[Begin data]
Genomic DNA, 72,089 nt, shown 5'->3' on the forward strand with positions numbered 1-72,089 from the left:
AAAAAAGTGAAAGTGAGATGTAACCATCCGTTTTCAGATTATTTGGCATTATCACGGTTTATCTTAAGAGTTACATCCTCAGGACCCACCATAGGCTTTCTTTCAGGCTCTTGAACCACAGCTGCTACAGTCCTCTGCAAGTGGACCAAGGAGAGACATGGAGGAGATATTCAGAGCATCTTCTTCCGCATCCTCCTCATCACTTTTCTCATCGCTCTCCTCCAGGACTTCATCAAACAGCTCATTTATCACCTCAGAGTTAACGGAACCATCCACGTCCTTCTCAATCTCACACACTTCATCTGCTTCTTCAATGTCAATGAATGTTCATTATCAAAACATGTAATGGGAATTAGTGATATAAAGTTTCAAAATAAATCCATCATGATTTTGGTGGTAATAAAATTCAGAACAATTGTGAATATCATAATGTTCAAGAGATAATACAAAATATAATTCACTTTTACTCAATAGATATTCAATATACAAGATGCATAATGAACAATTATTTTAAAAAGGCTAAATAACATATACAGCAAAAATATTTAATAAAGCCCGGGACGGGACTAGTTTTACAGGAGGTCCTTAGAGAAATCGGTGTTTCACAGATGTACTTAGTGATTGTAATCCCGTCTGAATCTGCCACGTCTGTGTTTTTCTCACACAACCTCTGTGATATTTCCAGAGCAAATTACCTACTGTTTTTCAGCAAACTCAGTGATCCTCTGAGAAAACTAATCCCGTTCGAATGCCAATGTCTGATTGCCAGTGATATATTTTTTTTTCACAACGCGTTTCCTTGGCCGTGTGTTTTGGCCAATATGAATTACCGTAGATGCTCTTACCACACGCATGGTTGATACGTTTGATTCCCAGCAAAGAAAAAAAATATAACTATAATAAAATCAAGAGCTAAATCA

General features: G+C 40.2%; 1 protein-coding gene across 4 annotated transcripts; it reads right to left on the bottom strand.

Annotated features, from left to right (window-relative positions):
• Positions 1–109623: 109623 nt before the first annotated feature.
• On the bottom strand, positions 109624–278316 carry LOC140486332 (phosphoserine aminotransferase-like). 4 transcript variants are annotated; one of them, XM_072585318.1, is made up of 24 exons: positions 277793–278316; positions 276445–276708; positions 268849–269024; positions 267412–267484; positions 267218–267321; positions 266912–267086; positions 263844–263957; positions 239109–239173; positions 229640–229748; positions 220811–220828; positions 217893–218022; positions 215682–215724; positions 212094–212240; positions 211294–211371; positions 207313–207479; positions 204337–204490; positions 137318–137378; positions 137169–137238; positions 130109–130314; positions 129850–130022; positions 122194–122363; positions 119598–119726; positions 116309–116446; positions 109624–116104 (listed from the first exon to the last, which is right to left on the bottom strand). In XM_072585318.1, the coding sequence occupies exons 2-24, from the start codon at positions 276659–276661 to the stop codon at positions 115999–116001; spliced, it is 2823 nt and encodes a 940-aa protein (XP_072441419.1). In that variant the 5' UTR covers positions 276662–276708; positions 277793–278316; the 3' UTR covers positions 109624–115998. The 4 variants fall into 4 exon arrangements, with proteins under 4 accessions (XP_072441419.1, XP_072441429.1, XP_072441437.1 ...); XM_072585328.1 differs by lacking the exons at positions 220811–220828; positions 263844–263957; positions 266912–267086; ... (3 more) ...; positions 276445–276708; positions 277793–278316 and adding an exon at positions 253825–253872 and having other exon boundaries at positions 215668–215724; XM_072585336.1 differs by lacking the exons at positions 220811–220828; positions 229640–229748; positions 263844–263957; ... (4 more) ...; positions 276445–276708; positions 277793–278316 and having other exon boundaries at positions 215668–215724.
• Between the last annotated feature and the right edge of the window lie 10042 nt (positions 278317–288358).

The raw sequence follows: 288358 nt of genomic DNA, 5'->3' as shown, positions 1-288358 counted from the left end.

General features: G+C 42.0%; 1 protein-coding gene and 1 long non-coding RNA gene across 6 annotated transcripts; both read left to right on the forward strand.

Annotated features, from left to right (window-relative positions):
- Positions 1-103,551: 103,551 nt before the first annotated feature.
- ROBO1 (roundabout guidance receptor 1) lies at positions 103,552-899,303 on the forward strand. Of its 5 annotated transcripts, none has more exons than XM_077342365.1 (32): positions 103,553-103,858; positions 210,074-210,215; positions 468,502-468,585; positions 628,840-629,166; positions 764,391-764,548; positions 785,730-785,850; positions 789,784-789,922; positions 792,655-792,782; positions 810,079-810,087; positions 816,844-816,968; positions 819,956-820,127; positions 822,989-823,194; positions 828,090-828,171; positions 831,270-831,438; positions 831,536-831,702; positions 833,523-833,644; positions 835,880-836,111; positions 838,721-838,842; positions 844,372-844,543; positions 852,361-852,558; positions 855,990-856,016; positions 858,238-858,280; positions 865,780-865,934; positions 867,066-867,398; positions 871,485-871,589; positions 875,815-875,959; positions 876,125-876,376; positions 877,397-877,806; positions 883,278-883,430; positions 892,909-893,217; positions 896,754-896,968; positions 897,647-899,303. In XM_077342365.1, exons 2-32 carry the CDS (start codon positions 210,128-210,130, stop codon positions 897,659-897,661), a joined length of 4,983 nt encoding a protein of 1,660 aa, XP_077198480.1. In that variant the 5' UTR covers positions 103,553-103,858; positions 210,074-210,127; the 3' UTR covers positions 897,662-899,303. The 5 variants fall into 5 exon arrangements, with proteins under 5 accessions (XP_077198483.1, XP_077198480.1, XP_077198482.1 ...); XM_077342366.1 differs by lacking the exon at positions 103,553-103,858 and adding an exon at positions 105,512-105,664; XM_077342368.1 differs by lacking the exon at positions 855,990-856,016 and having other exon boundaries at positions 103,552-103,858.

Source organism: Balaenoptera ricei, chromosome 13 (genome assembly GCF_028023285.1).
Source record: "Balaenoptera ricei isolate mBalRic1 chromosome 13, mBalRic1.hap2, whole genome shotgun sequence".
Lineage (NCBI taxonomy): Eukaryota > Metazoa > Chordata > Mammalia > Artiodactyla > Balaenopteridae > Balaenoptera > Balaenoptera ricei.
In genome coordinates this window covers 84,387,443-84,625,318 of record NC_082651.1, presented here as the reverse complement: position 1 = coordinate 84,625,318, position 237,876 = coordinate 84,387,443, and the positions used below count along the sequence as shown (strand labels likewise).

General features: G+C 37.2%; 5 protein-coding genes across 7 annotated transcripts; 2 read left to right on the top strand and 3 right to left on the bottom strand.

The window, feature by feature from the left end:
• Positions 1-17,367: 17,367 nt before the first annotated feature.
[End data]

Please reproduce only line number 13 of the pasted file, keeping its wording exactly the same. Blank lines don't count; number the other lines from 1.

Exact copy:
Source organism: Balaenoptera ricei, chromosome 13 (genome assembly GCF_028023285.1).